The Web is Shattering Focus

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Continuous Partial Attention

Linda Stone (born 1955) is a writer and consultant who coined the phrase "continuous partial attention" in 1998.[1] Stone also coined "email apnea" in 2008 which means "a temporary absence or suspension of breathing, or shallow breathing, while doing email."[2]

Stone was at Apple Computer from 1986 to 1993, working on multimedia hardware, software and publishing. In her last year at Apple, Stone worked for CEO John Sculley on special projects. In 1993, Stone joined Microsoft Research under Nathan Myhrvold and Rick Rashid. She co-founded and directed the Virtual Worlds Group/Social Computing Group, researching online social life and virtual communities. During this time, she also taught as adjunct faculty in New York University's Interactive Telecommunications Program. In 2000, she became a Microsoft vice president, working on industry relationships and improving Microsoft's corporate culture. She left Microsoft in 2002.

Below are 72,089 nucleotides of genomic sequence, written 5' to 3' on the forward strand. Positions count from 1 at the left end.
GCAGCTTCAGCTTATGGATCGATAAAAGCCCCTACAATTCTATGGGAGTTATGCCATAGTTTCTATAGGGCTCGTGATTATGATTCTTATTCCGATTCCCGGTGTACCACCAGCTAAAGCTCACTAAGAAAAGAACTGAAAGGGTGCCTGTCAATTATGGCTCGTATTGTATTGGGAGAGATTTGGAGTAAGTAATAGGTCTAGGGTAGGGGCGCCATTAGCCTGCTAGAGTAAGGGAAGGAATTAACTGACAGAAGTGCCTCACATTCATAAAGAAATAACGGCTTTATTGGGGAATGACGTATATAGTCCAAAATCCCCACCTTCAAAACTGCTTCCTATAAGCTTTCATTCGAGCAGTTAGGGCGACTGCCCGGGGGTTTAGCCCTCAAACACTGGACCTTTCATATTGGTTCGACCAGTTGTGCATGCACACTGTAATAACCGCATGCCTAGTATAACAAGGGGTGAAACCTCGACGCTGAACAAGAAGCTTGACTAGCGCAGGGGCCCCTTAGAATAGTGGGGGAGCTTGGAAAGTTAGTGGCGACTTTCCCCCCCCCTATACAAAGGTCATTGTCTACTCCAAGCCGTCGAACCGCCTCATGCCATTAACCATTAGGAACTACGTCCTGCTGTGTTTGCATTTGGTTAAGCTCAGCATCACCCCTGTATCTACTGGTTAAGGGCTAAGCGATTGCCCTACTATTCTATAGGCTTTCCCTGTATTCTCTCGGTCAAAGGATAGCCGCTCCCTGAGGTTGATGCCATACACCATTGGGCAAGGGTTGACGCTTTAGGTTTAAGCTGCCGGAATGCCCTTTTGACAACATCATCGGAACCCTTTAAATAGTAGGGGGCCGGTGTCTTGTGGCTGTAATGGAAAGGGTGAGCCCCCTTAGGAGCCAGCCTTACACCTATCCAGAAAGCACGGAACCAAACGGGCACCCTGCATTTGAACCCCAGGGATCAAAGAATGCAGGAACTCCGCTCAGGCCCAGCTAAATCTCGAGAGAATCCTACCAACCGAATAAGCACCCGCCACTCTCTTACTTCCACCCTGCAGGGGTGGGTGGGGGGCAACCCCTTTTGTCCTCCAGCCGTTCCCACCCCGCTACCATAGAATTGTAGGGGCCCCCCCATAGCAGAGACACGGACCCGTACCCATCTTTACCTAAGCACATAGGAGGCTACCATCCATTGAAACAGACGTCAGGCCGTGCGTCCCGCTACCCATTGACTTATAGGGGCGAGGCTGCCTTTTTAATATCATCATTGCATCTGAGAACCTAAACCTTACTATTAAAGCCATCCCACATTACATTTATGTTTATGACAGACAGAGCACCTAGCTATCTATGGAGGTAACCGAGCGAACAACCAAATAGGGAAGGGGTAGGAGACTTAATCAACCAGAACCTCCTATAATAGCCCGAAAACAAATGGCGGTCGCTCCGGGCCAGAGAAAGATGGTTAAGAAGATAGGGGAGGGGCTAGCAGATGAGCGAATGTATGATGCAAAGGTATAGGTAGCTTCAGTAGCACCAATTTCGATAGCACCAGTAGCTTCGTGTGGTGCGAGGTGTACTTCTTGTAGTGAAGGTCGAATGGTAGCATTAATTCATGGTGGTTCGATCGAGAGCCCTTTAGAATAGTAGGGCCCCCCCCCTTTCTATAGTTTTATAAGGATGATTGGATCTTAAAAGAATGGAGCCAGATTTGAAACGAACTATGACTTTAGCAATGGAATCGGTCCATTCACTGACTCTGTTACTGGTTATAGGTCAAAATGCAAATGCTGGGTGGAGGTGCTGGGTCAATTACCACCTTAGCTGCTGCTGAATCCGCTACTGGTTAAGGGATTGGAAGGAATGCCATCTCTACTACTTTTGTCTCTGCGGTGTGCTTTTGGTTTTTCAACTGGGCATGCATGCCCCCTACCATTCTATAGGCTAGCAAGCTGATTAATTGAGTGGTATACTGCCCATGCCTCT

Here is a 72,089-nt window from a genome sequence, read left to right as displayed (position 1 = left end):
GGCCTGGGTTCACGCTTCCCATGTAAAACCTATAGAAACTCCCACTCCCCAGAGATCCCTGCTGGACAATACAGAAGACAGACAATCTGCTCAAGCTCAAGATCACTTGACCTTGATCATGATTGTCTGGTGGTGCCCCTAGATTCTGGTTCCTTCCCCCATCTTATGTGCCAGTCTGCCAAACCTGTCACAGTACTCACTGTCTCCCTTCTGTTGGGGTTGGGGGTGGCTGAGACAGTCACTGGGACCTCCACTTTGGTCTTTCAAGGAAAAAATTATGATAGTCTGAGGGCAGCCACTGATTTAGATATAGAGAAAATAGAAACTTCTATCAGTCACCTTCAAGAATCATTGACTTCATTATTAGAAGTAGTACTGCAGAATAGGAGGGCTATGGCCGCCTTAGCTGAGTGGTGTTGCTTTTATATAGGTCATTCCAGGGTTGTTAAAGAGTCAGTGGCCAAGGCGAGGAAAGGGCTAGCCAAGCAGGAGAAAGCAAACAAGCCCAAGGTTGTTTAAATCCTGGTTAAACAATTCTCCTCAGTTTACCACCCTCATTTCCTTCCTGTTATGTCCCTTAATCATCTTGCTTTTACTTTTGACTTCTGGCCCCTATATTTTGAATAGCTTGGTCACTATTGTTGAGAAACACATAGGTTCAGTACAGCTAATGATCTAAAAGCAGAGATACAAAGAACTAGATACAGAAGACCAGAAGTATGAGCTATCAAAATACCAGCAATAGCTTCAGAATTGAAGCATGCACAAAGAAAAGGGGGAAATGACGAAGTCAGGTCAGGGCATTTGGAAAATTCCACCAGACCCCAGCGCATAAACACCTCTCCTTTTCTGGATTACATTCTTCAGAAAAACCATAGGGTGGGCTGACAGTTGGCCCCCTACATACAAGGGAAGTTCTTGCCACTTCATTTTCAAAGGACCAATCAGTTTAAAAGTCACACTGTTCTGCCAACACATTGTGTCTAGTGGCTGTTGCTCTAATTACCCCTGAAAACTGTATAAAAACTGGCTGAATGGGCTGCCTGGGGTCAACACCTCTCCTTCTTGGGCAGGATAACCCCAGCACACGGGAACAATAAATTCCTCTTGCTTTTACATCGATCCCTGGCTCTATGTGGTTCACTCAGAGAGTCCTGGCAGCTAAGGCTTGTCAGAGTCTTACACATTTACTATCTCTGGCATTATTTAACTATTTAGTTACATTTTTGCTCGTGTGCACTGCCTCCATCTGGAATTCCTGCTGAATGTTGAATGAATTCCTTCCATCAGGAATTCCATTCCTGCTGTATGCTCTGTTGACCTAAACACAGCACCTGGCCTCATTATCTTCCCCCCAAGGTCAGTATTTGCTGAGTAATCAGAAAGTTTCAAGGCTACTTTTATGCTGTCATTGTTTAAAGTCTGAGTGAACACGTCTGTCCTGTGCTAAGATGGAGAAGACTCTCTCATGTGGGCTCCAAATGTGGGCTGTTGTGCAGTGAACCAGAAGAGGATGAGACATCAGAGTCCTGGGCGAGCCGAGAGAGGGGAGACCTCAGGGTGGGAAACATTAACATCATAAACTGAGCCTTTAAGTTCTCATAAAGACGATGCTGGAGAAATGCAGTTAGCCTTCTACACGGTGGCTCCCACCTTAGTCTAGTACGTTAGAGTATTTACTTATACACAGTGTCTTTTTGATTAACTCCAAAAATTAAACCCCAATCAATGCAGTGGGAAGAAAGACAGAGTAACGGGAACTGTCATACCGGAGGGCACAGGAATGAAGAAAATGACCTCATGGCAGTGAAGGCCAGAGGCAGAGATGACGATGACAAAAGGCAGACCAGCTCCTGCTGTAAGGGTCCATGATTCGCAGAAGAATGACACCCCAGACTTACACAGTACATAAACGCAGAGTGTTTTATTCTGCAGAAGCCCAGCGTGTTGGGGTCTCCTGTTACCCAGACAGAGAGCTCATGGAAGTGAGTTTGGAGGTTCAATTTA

Stone served a six year term on the National Board of the World Wildlife Fund and is currently on the WWF National Council. She is an adviser for the Internet and American Life Project, the Hidden Brain Drain Task Force for the Center for Worklife Policy, and is on the Advisory Board of the RIT Lab for social computing.

Stone has been written about in many major publications, including Wired, the New York Times, and Forbes According to Tim O'Reilly, Science Foo Camp, a series of interdisciplinary scientific conferences organized by O'Reilly Media (FOO stands for "Friends of O'Reilly") and Nature Publishing Group was Linda Stone's idea.[3]

University of Washington

A lost and found for ideas


Sent from my external prosthetic device.